In the 1980s, US President Ronald Reagan's administration forced Japan to accept "voluntary" restraints on its exports, particularly of automobiles, in order to reduce America's trade deficit and protect its companies from Japanese competition. By 1994, the deficit hadn't shrunk, but US car manufacturers had become more competitive, so the restrictions were discontinued. The next year, the World Trade Organisation (WTO) was established, and such unfair "voluntary" restraints were outlawed.
Since then, Japan - for which trade represents about 35 per cent of GDP (gross domestic product) - has been a staunch defender of multilateral trade rules. But that may be changing in response to US President Donald Trump's escalating attacks on the rules-based trading system.
Japan recently agreed to negotiate a preferential trade agreement with the United States that could challenge one of the pillars of the multilateral trading system: the "most favoured nation" (MFN) obligation, which states that any concessions or privileges granted to one country in a trade deal must be extended to all WTO members. Here, Japan is again acting "voluntarily," under strong pressure from the US.
According to press reports, Trump has presented Japan with a stark choice: open its (very protected) market to American agricultural exports, or face increased US tariffs on automobiles and other industrial goods. Gaining access to Japan's agricultural market would, it seems, render moot Trump's "national security" concerns over imported Toyotas and Hondas - the justification that allows him to circumvent WTO rules with his tariffs.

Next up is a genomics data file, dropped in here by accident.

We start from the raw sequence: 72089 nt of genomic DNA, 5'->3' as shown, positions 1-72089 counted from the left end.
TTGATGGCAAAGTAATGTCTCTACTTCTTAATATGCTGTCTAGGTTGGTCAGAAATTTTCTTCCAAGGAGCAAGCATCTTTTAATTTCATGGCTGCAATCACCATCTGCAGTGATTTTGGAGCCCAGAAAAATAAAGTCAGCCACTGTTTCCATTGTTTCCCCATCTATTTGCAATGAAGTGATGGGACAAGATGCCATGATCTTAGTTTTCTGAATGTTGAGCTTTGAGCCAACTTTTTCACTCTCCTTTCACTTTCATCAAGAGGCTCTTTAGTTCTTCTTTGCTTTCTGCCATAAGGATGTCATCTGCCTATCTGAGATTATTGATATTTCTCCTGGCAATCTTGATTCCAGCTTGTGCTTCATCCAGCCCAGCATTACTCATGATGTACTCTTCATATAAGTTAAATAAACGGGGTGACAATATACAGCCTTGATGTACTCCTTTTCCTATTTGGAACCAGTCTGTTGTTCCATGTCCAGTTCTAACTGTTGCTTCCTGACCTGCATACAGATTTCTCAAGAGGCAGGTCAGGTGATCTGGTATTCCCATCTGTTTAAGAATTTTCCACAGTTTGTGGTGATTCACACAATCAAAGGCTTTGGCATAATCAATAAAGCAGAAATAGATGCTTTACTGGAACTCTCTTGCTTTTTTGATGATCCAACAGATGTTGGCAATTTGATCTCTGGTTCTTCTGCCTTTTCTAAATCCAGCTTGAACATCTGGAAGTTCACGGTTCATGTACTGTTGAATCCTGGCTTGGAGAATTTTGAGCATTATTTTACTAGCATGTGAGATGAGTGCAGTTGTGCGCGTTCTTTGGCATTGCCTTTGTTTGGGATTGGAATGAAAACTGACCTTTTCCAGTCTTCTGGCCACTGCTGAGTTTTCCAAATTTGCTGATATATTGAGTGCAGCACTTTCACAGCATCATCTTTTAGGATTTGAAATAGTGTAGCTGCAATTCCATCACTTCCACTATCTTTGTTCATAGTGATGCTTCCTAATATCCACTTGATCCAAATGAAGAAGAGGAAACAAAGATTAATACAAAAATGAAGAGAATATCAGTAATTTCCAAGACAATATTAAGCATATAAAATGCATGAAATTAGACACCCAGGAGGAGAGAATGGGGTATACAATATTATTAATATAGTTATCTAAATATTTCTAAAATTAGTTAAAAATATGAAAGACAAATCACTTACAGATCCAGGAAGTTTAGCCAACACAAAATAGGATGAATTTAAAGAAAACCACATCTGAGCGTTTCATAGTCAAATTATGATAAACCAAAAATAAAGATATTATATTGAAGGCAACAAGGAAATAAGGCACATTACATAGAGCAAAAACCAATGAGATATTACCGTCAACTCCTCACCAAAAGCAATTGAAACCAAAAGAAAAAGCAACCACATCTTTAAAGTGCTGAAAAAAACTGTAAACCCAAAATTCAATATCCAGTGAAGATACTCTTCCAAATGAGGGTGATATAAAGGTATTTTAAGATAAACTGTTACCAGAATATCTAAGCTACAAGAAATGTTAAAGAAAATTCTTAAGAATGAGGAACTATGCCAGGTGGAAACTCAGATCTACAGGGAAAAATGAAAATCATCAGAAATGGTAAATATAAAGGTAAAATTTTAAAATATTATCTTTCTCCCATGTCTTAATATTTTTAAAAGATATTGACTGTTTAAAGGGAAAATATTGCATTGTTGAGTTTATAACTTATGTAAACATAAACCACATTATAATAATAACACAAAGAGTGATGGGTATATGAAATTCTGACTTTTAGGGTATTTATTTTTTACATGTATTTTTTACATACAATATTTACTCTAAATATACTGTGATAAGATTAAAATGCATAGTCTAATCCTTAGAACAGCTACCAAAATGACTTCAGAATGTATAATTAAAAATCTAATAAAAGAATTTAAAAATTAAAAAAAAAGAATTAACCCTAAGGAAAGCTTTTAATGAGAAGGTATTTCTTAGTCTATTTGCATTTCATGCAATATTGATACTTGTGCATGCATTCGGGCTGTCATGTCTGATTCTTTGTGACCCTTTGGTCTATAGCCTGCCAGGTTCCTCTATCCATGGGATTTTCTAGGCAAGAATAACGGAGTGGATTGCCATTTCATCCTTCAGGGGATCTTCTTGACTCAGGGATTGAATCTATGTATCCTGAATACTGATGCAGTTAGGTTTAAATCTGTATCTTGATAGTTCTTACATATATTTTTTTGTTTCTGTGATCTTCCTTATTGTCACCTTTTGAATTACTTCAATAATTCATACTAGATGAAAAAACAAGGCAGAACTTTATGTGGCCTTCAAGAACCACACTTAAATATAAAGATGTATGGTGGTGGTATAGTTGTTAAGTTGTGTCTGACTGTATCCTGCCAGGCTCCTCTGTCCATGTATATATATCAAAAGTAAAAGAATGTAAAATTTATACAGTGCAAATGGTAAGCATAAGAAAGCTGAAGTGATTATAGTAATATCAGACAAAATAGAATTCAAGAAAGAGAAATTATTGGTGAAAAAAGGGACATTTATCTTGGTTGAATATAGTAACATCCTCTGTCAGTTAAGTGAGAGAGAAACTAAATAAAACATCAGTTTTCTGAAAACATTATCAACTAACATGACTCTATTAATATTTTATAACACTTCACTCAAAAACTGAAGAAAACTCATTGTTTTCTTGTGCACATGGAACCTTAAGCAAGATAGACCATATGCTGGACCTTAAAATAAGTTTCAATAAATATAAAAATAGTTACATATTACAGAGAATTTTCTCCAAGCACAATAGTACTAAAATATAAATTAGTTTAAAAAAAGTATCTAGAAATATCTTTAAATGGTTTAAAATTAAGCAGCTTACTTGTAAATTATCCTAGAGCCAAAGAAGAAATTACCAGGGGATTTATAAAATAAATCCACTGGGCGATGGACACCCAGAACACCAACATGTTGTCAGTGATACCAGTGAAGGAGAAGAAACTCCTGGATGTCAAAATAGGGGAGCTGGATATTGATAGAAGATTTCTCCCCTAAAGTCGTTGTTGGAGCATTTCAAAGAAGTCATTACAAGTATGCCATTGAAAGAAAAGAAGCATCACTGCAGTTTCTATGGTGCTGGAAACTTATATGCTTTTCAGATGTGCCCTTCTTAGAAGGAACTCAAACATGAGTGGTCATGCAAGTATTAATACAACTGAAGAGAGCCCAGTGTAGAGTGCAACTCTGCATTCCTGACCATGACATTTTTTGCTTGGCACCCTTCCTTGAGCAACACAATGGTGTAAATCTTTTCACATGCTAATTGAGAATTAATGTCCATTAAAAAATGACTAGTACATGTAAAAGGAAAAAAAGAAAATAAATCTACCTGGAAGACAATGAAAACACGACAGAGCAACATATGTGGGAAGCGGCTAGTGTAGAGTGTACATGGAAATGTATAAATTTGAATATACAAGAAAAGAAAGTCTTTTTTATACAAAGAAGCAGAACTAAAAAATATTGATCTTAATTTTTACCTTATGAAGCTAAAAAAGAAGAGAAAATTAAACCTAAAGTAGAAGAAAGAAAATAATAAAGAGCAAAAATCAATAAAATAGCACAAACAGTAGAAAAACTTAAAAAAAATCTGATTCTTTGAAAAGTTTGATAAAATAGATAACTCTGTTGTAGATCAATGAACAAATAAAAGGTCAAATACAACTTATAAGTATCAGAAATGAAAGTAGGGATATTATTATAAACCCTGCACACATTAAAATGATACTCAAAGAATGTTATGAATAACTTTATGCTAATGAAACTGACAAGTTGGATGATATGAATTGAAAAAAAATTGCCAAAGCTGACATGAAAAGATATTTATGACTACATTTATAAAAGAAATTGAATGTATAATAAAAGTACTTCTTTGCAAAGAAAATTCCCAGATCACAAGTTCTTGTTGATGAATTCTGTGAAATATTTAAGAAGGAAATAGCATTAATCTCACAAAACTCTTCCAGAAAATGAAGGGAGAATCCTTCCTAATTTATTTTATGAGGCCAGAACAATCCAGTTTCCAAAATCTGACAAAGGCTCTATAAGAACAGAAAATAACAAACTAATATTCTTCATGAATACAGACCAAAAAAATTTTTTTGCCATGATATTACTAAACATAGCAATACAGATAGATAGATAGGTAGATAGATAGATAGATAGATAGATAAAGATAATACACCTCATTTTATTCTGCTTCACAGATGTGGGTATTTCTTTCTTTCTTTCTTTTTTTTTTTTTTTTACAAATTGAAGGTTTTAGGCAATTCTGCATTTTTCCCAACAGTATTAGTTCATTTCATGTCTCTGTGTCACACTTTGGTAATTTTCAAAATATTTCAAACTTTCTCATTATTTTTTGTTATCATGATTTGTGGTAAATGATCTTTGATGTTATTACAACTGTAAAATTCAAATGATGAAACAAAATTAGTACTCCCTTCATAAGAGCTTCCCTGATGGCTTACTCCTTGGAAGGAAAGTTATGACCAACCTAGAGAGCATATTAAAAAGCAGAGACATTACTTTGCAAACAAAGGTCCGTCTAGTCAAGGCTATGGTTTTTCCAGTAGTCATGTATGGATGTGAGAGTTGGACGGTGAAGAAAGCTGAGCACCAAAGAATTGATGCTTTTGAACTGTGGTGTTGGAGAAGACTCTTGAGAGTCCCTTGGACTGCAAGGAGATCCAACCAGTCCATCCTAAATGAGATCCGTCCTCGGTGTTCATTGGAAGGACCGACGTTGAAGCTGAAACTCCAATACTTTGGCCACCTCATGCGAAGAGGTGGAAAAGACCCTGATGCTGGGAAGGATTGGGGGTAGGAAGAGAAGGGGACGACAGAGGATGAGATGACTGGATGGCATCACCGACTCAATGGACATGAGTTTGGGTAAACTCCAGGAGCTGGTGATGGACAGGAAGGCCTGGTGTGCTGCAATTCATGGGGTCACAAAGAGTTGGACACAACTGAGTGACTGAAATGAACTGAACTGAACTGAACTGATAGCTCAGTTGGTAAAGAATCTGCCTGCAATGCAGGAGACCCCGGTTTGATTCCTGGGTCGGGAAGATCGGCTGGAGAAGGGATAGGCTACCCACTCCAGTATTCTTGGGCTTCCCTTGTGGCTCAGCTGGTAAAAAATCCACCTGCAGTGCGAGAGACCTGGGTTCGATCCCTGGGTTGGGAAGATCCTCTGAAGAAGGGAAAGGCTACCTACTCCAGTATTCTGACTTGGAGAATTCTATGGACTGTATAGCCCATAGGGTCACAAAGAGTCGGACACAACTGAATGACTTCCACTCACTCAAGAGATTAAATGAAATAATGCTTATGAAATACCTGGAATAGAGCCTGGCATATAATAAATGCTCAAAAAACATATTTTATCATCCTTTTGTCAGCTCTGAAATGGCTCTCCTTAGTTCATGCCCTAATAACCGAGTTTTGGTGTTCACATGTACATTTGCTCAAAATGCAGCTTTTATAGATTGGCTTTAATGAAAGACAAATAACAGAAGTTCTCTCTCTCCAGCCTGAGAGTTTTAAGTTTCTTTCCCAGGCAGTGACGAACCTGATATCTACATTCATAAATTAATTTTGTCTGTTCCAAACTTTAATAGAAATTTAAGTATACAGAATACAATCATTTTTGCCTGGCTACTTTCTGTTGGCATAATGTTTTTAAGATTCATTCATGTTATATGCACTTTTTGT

According to the MFN obligation, however, whatever concessions the deal produces would have to be extended to the rest of the WTO. This would not be the case if the US and Japan were to create a free-trade area (FTA) to which the MFN obligation did not apply. But qualifying as an FTA requires the elimination of duties and other restrictive regulations on "substantially all the trade" - interpreted to mean no less than 90 per cent of all bilateral exchanges. The impending US-Japan trade deal would go nowhere near meeting that standard.
The Trump administration is unlikely to be deterred. In the brave new world of managed trade toward which Trump is dragging us, his own negotiated deals matter more than multilateral rules or norms. As with the national security exception, he might try to game the system, claiming that the bilateral deal is the first step in a process that will culminate in a comprehensive FTA, even though, technically, that still wouldn't exempt it from the MFN obligation.
The United Nations is - perhaps unwittingly - adding another nail to the WTO's coffin with its Convention on International Settlement Agreements Resulting from Mediation. Although the WTO already has a proven dispute-settlement mechanism, the convention, now open for signature, is supposed to offer an "alternative and effective method" of resolving trade disputes.